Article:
Featured Research

from universities, journals, and other organizations

New Technique Shows Promise For Improved Straightening Of Crooked Nose

Date:
April 20, 2005
Source:
Journal Of The American Medical Association
Summary:
A surgical technique offers improved outcomes for straightening the middle third of the nose, a difficult to manage deformity, according to an article in the March issue of the Archives of Facial Plastic Surgery, one of the JAMA/Archives journals.

CHICAGO — A surgical technique offers improved outcomes for straightening the middle third of the nose, a difficult to manage deformity, according to an article in the March issue of the Archives of Facial Plastic Surgery, one of the JAMA/Archives journals.

Straightening the crooked middle third of the nose, a deformity that compromises both appearance and the airway, can be a significant reconstructive challenge, according to background information in the article. The overlying skin and the tissue just beneath the skin are very thin, exposing any irregularity. The underlying structure is springy and difficult to straighten. In addition, the author notes, any crookedness left after surgery is visually obvious to the patient.

Martyn Mendelsohn, M.B., B.S., F.R.A.C.S., of the Royal Prince Alfred Hospital, Sydney, Australia, reviewed 41 cases of rhinoplasty (plastic surgery of the nose), 26 men and 15 women, in which he used a high density porous polyethylene (HDPP) graft to structurally reinforce the nose. Twenty of the cases were repeat surgeries, the crookedness resulting from previous rhinoplasty. The graft material provides increased strength against further trauma and provides more stability than previous techniques, according to the author.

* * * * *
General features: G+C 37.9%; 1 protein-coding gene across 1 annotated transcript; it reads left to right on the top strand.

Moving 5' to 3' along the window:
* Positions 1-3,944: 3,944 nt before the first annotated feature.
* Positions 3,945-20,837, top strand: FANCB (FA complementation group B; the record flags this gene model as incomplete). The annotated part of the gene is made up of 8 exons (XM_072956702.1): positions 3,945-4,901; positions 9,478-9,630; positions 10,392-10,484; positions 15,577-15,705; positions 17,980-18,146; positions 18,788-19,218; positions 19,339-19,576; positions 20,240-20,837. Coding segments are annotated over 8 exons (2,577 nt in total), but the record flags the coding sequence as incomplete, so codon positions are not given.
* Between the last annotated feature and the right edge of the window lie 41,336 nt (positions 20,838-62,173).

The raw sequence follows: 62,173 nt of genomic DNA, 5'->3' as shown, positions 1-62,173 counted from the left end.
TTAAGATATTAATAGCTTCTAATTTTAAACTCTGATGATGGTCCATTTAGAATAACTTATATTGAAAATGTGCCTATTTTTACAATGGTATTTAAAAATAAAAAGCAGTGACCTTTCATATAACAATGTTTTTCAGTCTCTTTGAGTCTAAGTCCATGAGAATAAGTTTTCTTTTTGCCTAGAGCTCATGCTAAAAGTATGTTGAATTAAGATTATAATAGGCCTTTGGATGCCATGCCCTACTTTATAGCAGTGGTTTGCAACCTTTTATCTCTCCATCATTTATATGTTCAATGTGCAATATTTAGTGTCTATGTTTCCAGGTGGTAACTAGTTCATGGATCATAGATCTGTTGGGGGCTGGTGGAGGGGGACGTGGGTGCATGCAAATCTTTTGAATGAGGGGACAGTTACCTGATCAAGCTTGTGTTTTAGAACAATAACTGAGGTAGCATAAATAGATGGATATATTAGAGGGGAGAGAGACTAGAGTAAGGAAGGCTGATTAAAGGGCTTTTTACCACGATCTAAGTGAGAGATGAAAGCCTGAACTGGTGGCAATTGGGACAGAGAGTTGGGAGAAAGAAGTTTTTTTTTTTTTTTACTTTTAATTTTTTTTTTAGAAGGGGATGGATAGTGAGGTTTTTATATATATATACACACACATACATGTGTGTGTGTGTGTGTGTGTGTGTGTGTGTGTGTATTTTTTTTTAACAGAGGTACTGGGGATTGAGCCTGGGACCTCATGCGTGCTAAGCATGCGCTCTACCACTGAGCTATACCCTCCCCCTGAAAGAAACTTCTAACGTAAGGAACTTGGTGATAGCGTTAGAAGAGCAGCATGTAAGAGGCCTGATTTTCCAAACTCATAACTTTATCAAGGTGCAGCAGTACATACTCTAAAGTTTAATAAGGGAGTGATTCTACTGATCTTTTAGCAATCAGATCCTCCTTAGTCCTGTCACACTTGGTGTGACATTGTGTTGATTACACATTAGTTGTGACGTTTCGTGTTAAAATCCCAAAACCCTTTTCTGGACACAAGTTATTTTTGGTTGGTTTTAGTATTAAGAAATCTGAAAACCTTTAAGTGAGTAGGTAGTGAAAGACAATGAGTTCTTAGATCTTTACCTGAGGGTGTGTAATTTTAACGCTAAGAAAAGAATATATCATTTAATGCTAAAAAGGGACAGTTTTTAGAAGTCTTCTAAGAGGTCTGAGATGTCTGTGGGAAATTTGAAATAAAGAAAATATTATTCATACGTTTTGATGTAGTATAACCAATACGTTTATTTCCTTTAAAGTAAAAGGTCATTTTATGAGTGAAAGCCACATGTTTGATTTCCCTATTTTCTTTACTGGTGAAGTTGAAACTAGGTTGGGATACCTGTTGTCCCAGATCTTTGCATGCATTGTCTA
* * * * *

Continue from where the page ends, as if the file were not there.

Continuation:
All 41 patients undergoing surgery with this technique, called extended spreader graft, had substantial improvement in the straightening of the middle third of the nose. One case showed improvement in the airway as well. Follow-up ranged from six months to two years. Results were documented by facial photography of frontal, lateral and base views and were assessed by an unbiased judge who was not informed of the pre- and post-operative status of the patients in the photographs. There were no cases of infection.

"This procedure is safe, effective, and reliable," the author concludes. "The use of porous polyethylene grafts ensures that an ideal graft size and shape can be used regardless of the amount or quality of septal cartilage [underlying structure] available. It leaves the external nose straight, smooth, and strong to reduce the effects of future scar contracture or trauma."

(Arch Facial Plast Surg. 2005;7:74-80. Available post-embargo at archfacial.com)


Story Source:

The above story is based on materials provided by Journal Of The American Medical Association. Note: Materials may be edited for content and length.


Cite This Page:

Journal Of The American Medical Association. "New Technique Shows Promise For Improved Straightening Of Crooked Nose." ScienceDaily. ScienceDaily, 20 April 2005. <www.sciencedaily.com/releases/2005/04/050420092311.htm>.